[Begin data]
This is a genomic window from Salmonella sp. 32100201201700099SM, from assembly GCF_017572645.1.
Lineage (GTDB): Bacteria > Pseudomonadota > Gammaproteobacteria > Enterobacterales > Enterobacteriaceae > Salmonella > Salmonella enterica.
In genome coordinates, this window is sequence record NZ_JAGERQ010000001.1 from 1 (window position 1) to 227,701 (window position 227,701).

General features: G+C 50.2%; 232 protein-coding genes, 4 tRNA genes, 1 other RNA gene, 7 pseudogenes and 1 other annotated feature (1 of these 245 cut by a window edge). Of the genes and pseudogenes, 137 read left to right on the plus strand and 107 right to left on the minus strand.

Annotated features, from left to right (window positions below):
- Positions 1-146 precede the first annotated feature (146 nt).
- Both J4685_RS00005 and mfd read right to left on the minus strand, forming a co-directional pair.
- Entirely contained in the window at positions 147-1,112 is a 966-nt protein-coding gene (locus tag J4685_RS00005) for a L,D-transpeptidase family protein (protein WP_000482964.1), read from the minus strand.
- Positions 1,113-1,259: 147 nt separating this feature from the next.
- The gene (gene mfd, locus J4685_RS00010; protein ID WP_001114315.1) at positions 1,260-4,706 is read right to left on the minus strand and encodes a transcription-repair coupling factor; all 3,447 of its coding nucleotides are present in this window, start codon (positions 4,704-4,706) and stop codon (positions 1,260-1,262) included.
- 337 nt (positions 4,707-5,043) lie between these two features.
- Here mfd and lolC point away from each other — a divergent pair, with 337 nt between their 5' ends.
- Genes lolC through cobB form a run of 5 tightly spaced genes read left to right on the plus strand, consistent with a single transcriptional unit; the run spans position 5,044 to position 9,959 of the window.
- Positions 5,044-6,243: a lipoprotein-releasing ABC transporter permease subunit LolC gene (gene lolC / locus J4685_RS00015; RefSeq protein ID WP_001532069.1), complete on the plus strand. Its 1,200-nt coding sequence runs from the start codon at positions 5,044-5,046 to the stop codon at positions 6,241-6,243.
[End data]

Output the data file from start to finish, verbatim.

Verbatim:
This is a genomic window from Salmonella sp. 32100201201700099SM, from assembly GCF_017572645.1.
Lineage (GTDB): Bacteria > Pseudomonadota > Gammaproteobacteria > Enterobacterales > Enterobacteriaceae > Salmonella > Salmonella enterica.
In genome coordinates, this window is sequence record NZ_JAGERQ010000001.1 from 1 (window position 1) to 227,701 (window position 227,701).

General features: G+C 50.2%; 232 protein-coding genes, 4 tRNA genes, 1 other RNA gene, 7 pseudogenes and 1 other annotated feature (1 of these 245 cut by a window edge). Of the genes and pseudogenes, 137 read left to right on the plus strand and 107 right to left on the minus strand.

Annotated features, from left to right (window positions below):
- Positions 1-146 precede the first annotated feature (146 nt).
- Both J4685_RS00005 and mfd read right to left on the minus strand, forming a co-directional pair.
- Entirely contained in the window at positions 147-1,112 is a 966-nt protein-coding gene (locus tag J4685_RS00005) for a L,D-transpeptidase family protein (protein WP_000482964.1), read from the minus strand.
- Positions 1,113-1,259: 147 nt separating this feature from the next.
- The gene (gene mfd, locus J4685_RS00010; protein ID WP_001114315.1) at positions 1,260-4,706 is read right to left on the minus strand and encodes a transcription-repair coupling factor; all 3,447 of its coding nucleotides are present in this window, start codon (positions 4,704-4,706) and stop codon (positions 1,260-1,262) included.
- 337 nt (positions 4,707-5,043) lie between these two features.
- Here mfd and lolC point away from each other — a divergent pair, with 337 nt between their 5' ends.
- Genes lolC through cobB form a run of 5 tightly spaced genes read left to right on the plus strand, consistent with a single transcriptional unit; the run spans position 5,044 to position 9,959 of the window.
- Positions 5,044-6,243: a lipoprotein-releasing ABC transporter permease subunit LolC gene (gene lolC / locus J4685_RS00015; RefSeq protein ID WP_001532069.1), complete on the plus strand. Its 1,200-nt coding sequence runs from the start codon at positions 5,044-5,046 to the stop codon at positions 6,241-6,243.